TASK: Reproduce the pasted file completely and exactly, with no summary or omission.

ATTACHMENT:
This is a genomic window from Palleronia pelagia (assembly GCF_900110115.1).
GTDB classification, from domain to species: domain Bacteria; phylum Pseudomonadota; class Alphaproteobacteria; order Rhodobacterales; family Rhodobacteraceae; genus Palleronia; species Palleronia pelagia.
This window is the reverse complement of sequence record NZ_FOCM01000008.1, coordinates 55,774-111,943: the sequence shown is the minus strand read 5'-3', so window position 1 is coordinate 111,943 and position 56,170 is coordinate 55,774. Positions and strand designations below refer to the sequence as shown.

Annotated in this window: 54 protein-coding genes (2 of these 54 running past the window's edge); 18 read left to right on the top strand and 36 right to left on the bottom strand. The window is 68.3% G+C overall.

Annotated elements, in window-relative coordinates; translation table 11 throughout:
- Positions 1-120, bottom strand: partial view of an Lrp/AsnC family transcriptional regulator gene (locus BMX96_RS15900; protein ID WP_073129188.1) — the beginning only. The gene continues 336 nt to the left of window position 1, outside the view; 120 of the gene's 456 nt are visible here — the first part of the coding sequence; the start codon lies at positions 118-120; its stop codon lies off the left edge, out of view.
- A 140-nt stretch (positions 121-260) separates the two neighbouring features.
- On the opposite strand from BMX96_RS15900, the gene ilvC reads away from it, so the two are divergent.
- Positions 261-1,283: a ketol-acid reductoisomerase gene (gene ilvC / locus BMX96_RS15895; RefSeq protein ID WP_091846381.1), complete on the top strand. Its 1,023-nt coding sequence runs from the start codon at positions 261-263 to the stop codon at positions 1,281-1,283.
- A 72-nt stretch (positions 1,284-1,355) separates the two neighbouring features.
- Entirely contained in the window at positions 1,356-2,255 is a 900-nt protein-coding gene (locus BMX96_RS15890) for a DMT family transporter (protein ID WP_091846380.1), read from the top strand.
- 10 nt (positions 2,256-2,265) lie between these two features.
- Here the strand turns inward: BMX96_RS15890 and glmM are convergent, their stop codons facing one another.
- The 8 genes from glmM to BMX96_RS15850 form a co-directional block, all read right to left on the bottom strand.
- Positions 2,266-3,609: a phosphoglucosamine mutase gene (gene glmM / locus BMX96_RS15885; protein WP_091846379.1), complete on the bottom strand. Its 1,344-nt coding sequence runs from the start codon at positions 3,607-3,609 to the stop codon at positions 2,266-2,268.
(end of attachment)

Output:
This is a genomic window from Palleronia pelagia (assembly GCF_900110115.1).
GTDB classification, from domain to species: domain Bacteria; phylum Pseudomonadota; class Alphaproteobacteria; order Rhodobacterales; family Rhodobacteraceae; genus Palleronia; species Palleronia pelagia.
This window is the reverse complement of sequence record NZ_FOCM01000008.1, coordinates 55,774-111,943: the sequence shown is the minus strand read 5'-3', so window position 1 is coordinate 111,943 and position 56,170 is coordinate 55,774. Positions and strand designations below refer to the sequence as shown.

Annotated in this window: 54 protein-coding genes (2 of these 54 running past the window's edge); 18 read left to right on the top strand and 36 right to left on the bottom strand. The window is 68.3% G+C overall.

Annotated elements, in window-relative coordinates; translation table 11 throughout:
- Positions 1-120, bottom strand: partial view of an Lrp/AsnC family transcriptional regulator gene (locus BMX96_RS15900; protein ID WP_073129188.1) — the beginning only. The gene continues 336 nt to the left of window position 1, outside the view; 120 of the gene's 456 nt are visible here — the first part of the coding sequence; the start codon lies at positions 118-120; its stop codon lies off the left edge, out of view.
- A 140-nt stretch (positions 121-260) separates the two neighbouring features.
- On the opposite strand from BMX96_RS15900, the gene ilvC reads away from it, so the two are divergent.
- Positions 261-1,283: a ketol-acid reductoisomerase gene (gene ilvC / locus BMX96_RS15895; RefSeq protein ID WP_091846381.1), complete on the top strand. Its 1,023-nt coding sequence runs from the start codon at positions 261-263 to the stop codon at positions 1,281-1,283.
- A 72-nt stretch (positions 1,284-1,355) separates the two neighbouring features.
- Entirely contained in the window at positions 1,356-2,255 is a 900-nt protein-coding gene (locus BMX96_RS15890) for a DMT family transporter (protein ID WP_091846380.1), read from the top strand.
- 10 nt (positions 2,256-2,265) lie between these two features.
- Here the strand turns inward: BMX96_RS15890 and glmM are convergent, their stop codons facing one another.
- The 8 genes from glmM to BMX96_RS15850 form a co-directional block, all read right to left on the bottom strand.
- Positions 2,266-3,609: a phosphoglucosamine mutase gene (gene glmM / locus BMX96_RS15885; protein WP_091846379.1), complete on the bottom strand. Its 1,344-nt coding sequence runs from the start codon at positions 3,607-3,609 to the stop codon at positions 2,266-2,268.